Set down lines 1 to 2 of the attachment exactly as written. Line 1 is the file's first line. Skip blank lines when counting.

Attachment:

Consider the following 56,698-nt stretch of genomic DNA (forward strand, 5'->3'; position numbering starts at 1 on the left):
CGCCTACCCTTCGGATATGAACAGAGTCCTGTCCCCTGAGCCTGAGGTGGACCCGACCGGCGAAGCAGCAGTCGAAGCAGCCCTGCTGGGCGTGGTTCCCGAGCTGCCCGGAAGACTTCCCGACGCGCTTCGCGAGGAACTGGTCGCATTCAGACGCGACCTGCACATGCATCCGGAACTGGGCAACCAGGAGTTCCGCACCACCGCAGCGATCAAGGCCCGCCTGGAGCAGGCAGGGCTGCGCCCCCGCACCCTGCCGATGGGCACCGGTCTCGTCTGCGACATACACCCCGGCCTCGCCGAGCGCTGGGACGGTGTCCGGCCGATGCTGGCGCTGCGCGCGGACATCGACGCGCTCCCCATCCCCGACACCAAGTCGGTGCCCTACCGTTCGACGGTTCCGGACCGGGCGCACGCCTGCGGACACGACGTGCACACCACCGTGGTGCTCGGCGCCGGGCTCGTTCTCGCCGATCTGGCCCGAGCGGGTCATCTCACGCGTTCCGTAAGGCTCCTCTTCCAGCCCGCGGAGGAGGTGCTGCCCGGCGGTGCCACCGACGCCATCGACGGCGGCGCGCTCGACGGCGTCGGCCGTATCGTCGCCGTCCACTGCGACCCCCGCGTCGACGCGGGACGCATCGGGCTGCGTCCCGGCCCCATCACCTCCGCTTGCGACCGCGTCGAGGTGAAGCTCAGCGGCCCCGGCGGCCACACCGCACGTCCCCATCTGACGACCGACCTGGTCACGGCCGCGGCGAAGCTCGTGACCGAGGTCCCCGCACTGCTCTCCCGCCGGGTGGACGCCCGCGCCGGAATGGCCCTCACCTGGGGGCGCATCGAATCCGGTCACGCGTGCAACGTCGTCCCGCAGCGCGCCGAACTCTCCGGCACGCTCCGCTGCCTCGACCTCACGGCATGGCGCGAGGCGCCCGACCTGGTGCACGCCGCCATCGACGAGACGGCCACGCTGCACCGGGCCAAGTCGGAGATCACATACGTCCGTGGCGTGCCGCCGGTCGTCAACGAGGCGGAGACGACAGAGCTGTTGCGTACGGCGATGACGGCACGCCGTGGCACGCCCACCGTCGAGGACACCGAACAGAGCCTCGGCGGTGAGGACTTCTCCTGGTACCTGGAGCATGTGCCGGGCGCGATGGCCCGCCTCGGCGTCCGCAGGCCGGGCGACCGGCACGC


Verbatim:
Consider the following 56,698-nt stretch of genomic DNA (forward strand, 5'->3'; position numbering starts at 1 on the left):
CGCCTACCCTTCGGATATGAACAGAGTCCTGTCCCCTGAGCCTGAGGTGGACCCGACCGGCGAAGCAGCAGTCGAAGCAGCCCTGCTGGGCGTGGTTCCCGAGCTGCCCGGAAGACTTCCCGACGCGCTTCGCGAGGAACTGGTCGCATTCAGACGCGACCTGCACATGCATCCGGAACTGGGCAACCAGGAGTTCCGCACCACCGCAGCGATCAAGGCCCGCCTGGAGCAGGCAGGGCTGCGCCCCCGCACCCTGCCGATGGGCACCGGTCTCGTCTGCGACATACACCCCGGCCTCGCCGAGCGCTGGGACGGTGTCCGGCCGATGCTGGCGCTGCGCGCGGACATCGACGCGCTCCCCATCCCCGACACCAAGTCGGTGCCCTACCGTTCGACGGTTCCGGACCGGGCGCACGCCTGCGGACACGACGTGCACACCACCGTGGTGCTCGGCGCCGGGCTCGTTCTCGCCGATCTGGCCCGAGCGGGTCATCTCACGCGTTCCGTAAGGCTCCTCTTCCAGCCCGCGGAGGAGGTGCTGCCCGGCGGTGCCACCGACGCCATCGACGGCGGCGCGCTCGACGGCGTCGGCCGTATCGTCGCCGTCCACTGCGACCCCCGCGTCGACGCGGGACGCATCGGGCTGCGTCCCGGCCCCATCACCTCCGCTTGCGACCGCGTCGAGGTGAAGCTCAGCGGCCCCGGCGGCCACACCGCACGTCCCCATCTGACGACCGACCTGGTCACGGCCGCGGCGAAGCTCGTGACCGAGGTCCCCGCACTGCTCTCCCGCCGGGTGGACGCCCGCGCCGGAATGGCCCTCACCTGGGGGCGCATCGAATCCGGTCACGCGTGCAACGTCGTCCCGCAGCGCGCCGAACTCTCCGGCACGCTCCGCTGCCTCGACCTCACGGCATGGCGCGAGGCGCCCGACCTGGTGCACGCCGCCATCGACGAGACGGCCACGCTGCACCGGGCCAAGTCGGAGATCACATACGTCCGTGGCGTGCCGCCGGTCGTCAACGAGGCGGAGACGACAGAGCTGTTGCGTACGGCGATGACGGCACGCCGTGGCACGCCCACCGTCGAGGACACCGAACAGAGCCTCGGCGGTGAGGACTTCTCCTGGTACCTGGAGCATGTGCCGGGCGCGATGGCCCGCCTCGGCGTCCGCAGGCCGGGCGACCGGCACGC